New Faculty

Dr. Joseph Ransdell joins the Department of Medicine

Dr. Joseph Ransdell joined the Department of Medicine in the Division of Cardiology as an Instructor on July 1, 2019.

Dr. Ransdell’s goals as a researcher are to determine the molecular and cellular mechanisms that underlie and regulate neuronal firing and determine how these mechanisms are affected by diseases that affect membrane excitability.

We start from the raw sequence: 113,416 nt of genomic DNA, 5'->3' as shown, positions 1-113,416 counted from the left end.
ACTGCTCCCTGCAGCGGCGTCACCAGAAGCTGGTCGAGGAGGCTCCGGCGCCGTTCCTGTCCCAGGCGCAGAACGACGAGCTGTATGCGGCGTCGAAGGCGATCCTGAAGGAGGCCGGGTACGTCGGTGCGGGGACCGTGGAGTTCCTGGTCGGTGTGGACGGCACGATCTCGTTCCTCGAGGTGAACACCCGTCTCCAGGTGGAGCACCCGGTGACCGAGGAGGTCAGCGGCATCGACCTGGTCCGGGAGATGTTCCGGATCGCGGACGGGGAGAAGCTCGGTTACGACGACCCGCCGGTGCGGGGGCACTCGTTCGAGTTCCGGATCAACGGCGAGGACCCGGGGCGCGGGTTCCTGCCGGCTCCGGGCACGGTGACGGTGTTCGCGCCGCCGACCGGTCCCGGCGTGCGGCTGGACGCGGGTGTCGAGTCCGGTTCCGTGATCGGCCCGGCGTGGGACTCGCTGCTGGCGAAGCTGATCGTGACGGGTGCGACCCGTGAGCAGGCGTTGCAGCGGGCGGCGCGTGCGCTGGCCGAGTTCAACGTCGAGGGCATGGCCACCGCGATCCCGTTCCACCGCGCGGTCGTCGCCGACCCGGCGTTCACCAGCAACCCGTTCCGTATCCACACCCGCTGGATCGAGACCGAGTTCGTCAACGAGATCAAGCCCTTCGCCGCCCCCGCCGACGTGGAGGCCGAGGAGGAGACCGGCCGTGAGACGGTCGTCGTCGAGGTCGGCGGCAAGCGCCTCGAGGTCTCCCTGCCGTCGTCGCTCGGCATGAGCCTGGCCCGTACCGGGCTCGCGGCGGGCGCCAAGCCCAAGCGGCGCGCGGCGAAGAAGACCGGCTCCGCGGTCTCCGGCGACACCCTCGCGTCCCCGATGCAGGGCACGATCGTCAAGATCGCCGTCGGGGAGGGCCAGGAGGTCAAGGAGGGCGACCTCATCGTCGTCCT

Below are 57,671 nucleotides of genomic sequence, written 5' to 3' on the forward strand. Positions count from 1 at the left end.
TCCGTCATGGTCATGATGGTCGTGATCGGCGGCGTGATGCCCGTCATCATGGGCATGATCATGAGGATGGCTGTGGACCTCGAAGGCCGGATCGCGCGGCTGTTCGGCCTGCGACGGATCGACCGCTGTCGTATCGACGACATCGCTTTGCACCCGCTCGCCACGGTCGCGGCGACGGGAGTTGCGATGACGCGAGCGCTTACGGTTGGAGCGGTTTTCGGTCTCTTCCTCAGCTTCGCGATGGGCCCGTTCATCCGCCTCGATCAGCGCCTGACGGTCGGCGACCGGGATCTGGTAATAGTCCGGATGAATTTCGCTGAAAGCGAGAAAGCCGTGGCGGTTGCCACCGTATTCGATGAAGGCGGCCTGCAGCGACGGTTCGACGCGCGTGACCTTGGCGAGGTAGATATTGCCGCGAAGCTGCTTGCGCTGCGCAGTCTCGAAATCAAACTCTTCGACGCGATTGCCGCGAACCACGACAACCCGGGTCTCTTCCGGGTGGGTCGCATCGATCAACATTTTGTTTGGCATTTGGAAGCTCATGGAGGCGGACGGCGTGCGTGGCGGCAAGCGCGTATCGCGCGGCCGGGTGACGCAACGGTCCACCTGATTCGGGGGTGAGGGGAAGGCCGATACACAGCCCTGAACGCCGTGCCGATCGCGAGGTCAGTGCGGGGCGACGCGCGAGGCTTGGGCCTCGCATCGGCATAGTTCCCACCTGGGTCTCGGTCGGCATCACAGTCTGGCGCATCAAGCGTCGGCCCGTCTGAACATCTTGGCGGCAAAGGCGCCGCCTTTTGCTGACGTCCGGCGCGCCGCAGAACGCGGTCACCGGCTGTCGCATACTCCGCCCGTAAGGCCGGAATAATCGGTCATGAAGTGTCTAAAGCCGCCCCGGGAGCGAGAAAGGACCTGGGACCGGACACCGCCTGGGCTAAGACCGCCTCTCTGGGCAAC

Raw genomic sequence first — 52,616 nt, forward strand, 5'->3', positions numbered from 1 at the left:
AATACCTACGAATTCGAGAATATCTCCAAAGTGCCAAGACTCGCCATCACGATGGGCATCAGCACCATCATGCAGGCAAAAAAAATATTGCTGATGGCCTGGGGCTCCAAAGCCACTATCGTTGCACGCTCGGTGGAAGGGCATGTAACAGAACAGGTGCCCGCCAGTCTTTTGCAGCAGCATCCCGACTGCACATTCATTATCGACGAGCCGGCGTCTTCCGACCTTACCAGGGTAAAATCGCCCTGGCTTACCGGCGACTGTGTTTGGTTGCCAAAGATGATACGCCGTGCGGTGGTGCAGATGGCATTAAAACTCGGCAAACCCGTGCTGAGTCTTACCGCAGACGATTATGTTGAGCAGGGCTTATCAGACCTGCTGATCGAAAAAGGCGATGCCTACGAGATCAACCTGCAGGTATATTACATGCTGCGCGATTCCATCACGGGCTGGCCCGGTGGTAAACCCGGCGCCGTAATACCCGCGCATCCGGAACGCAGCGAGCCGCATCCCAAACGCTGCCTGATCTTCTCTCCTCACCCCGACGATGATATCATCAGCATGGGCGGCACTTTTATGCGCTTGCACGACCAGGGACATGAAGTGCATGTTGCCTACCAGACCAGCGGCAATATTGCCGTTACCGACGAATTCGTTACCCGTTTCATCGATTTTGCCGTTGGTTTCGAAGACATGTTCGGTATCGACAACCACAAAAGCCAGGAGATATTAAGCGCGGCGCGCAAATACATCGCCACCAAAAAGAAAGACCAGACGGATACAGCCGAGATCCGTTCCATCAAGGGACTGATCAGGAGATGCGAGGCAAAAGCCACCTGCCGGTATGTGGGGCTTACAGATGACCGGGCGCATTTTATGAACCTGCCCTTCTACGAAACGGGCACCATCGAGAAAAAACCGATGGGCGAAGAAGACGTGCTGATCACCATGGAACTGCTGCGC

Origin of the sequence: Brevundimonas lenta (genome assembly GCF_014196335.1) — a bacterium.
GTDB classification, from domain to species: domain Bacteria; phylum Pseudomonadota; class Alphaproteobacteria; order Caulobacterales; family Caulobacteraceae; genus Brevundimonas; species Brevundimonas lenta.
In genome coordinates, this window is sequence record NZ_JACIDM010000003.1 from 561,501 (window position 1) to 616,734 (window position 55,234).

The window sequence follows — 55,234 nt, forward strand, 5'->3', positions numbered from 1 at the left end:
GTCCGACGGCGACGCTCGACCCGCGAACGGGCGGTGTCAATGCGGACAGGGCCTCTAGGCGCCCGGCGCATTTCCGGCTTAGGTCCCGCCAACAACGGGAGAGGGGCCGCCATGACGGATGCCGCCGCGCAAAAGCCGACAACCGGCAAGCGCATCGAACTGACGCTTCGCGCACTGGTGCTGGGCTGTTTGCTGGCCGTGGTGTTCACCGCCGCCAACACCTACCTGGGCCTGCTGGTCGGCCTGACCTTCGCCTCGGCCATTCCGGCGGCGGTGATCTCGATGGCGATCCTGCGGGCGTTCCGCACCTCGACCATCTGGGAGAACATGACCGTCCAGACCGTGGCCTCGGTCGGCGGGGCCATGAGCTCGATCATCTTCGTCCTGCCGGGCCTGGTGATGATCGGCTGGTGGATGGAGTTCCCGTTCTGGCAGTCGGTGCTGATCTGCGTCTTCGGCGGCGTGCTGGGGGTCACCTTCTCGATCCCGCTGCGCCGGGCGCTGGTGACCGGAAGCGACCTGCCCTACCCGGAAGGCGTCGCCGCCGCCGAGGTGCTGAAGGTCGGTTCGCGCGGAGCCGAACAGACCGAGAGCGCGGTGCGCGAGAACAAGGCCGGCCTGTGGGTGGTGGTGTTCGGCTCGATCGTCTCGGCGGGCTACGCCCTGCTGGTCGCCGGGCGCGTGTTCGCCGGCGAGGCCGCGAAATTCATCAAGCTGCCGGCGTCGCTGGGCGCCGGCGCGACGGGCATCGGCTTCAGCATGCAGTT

Dr. Ransdell was born and raised in Columbia, Missouri. He attended the University of Minnesota Twin Cities and graduated with a B.S. in Neuroscience. Following graduation, he attended the University of Missouri Columbia and completed a Ph.D. in the Department of Biology. During graduate school, he worked in the laboratory of David Schulz and used molecular and electrophysiology techniques to explore how neurons in rhythmic (invertebrate) motor networks generate their signature electrical outputs. Also during graduate training, Dr. Ransdell taught the laboratory components of Animal Physiology and Computational Neuroscience courses and he mentored several undergraduate students and supervised their research projects. For postdoctoral training, Dr. Ransdell entered the laboratory of Jeanne Nerbonne at Washington University in Saint Louis and learned mammalian (mouse) neurophysiology techniques. Studies during his postdoctoral work defined the physiological roles of sodium channel accessory subunits (iFGF14 and Navβ4) in regulating the firing rates of cerebellar Purkinje neurons and maintaining animal balance and motor coordination. Observations from these studies demonstrate that iFGF14 and Navβ4 play crucial, albeit different roles in regulating Purkinje neuron Nav channel/current properties and Purkinje neuron firing. Importantly, these investigations directly linked changes in Purkinje neuron firing to locomotor phenotypes. The goal of Dr. Ransdell’s ongoing work is to determine the molecular mechanisms that underlie differences in Purkinje neuron firing that exist across functionally distinct areas of the cerebellum. He is also working to define how diseases that affect Purkinje neuron excitability affect cerebellar function and cerebellum-related behaviors.